Pneumatics is a branch of engineering that makes use of gas or pressurized air.

Pneumatic systems used in industry are commonly powered by compressed air or compressed inert gases. A centrally located and electrically powered compressor powers cylinders, air motors, and other pneumatic devices. A pneumatic system controlled through manual or automatic solenoid valves is selected when it provides a lower cost, more flexible, or safer alternative to electric motors and actuators. Pneumatics also has applications in dentistry, construction, mining, and other areas.

Pneumatic systems in fixed installations, such as factories, use compressed air because a sustainable supply can be made by compressing atmospheric air. The air usually has moisture removed, and a small quantity of oil is added at the compressor to prevent corrosion and lubricate mechanical components.

Factory-plumbed pneumatic-power users need not worry about poisonous leakage, as the gas is usually just air. Smaller or stand-alone systems can use other compressed gases that present an asphyxiation hazard, such as nitrogen—often referred to as OFN (oxygen-free nitrogen) when supplied in cylinders. Compressed oxygen (approx. 21% of air) would not asphyxiate, but is not used in pneumatically-powered devices because it is a fire hazard, more expensive, and offers no performance advantage over air.

Portable pneumatic tools and small vehicles, such as Robot Wars machines and other hobbyist applications are often powered by compressed carbon dioxide, because containers designed to hold it such as soda stream canisters and fire extinguishers are readily available, and the phase change between liquid and gas makes it possible to obtain a larger volume of compressed gas from a lighter container than compressed air requires. Carbon dioxide is an asphyxiant and can be a freezing hazard if vented improperly.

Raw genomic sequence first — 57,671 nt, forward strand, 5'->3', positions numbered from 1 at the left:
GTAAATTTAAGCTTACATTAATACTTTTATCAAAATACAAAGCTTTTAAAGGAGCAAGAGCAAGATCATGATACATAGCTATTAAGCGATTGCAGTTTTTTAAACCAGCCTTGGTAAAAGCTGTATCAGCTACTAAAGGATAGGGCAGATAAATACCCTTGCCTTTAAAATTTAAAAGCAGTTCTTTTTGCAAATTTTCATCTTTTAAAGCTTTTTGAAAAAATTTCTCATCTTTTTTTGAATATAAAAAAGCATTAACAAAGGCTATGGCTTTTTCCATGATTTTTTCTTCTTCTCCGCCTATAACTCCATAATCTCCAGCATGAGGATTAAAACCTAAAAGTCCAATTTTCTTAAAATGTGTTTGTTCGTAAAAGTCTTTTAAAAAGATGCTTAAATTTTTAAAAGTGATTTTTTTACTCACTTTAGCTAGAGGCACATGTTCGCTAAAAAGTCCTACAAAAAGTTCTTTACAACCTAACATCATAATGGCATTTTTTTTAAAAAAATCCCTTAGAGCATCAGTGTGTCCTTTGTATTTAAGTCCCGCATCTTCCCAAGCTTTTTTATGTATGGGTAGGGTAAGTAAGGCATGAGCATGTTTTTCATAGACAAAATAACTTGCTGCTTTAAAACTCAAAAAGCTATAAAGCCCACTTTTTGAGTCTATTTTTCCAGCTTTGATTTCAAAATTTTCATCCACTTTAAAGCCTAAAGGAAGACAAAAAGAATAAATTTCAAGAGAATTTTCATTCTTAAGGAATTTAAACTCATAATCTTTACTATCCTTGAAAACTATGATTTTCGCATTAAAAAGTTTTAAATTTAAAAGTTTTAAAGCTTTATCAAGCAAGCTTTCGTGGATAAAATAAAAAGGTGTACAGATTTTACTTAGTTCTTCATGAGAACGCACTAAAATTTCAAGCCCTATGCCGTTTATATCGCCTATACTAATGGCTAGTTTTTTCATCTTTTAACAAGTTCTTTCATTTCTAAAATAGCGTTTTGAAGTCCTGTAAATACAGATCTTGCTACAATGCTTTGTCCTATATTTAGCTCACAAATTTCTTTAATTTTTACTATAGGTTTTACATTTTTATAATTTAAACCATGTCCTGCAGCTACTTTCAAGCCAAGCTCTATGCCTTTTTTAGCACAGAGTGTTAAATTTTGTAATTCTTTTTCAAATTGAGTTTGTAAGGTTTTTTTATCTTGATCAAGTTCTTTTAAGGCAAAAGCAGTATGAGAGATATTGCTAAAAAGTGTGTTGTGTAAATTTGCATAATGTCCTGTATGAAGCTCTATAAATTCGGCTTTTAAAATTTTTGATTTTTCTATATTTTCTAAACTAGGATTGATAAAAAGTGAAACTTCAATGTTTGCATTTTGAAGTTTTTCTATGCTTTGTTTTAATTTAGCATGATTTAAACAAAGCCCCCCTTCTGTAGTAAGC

The origins of pneumatics can be traced back to the first century when ancient Greek mathematician Hero of Alexandria wrote about his inventions powered by steam or the wind.

German physicist Otto von Guericke (1602 to 1686) went a little further. He invented the vacuum pump, a device that can draw out air or gas from the attached vessel. He demonstrated the vacuum pump to separate the pairs of copper hemispheres using air pressures. The field of pneumatics has changed considerably over the years. It has moved from small handheld devices to large machines with multiple parts that serve different functions.

Both pneumatics and hydraulics are applications of fluid power. Pneumatics uses an easily compressible gas such as air or a suitable pure gas—while hydraulics uses relatively incompressible liquid media such as oil. Most industrial pneumatic applications use pressures of about 80 to 100 pounds per square inch (550 to 690 kPa). Hydraulics applications commonly use from 1,000 to 5,000 psi (6.9 to 34.5 MPa), but specialized applications may exceed 10,000 psi (69 MPa.

  • Simplicity of design and control—Machines are easily designed using standard cylinders and other components, and operate via simple on-off control.
  • Reliability—Pneumatic systems generally have long operating lives and require little maintenance. Because gas is compressible, equipment is less subject to shock damage. Gas absorbs excessive force, whereas fluid in hydraulics directly transfers force. Compressed gas can be stored, so machines still run for a while if electrical power is lost.
  • Safety—There is a very low chance of fire compared to hydraulic oil. Newer machines are usually over load safe.